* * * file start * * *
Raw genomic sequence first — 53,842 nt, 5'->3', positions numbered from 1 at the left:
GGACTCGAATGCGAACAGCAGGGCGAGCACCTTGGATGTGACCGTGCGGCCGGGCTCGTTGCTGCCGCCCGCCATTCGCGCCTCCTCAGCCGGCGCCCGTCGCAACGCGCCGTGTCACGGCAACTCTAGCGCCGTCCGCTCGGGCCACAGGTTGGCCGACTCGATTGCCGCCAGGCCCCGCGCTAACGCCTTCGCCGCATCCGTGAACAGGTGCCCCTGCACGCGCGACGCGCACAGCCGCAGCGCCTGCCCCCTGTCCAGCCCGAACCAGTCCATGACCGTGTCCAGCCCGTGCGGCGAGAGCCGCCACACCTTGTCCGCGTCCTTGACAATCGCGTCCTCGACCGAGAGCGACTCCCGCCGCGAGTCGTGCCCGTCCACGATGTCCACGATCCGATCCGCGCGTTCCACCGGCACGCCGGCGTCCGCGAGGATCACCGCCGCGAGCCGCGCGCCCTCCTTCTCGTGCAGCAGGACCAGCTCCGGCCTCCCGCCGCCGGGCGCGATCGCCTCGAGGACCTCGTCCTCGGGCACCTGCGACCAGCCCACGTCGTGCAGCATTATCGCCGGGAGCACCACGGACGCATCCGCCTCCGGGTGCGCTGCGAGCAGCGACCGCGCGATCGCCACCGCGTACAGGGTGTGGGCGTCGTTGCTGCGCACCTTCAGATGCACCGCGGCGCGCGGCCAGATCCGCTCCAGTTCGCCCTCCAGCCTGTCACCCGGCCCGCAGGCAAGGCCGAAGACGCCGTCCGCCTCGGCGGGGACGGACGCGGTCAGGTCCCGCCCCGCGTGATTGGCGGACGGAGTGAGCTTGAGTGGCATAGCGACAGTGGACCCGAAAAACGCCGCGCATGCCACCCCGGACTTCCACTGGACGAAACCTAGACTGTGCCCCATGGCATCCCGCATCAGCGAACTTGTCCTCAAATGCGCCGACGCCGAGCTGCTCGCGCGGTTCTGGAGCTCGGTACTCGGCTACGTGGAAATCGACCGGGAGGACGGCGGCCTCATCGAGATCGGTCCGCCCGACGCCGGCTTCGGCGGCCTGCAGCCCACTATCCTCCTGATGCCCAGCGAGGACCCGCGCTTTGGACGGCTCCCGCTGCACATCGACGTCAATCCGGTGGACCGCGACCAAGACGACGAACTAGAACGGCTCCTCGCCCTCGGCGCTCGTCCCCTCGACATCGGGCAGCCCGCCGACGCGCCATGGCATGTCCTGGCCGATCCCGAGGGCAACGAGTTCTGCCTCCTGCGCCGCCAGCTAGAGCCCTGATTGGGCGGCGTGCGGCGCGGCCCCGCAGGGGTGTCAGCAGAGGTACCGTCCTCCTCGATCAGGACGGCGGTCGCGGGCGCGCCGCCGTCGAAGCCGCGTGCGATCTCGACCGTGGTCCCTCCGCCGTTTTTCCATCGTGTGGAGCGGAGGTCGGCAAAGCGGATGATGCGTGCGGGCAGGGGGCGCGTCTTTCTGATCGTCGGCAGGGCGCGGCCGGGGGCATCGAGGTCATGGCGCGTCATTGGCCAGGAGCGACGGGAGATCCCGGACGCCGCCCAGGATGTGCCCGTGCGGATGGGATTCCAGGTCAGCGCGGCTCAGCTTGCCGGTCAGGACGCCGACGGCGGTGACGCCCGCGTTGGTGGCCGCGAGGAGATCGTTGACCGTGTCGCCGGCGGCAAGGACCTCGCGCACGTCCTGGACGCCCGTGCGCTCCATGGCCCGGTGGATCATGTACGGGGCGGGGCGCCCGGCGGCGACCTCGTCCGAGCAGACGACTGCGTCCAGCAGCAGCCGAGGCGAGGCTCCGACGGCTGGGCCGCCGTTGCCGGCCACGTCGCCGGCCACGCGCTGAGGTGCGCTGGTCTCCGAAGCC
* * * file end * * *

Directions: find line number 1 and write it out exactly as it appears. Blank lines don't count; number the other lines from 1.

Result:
Raw genomic sequence first — 53,842 nt, 5'->3', positions numbered from 1 at the left: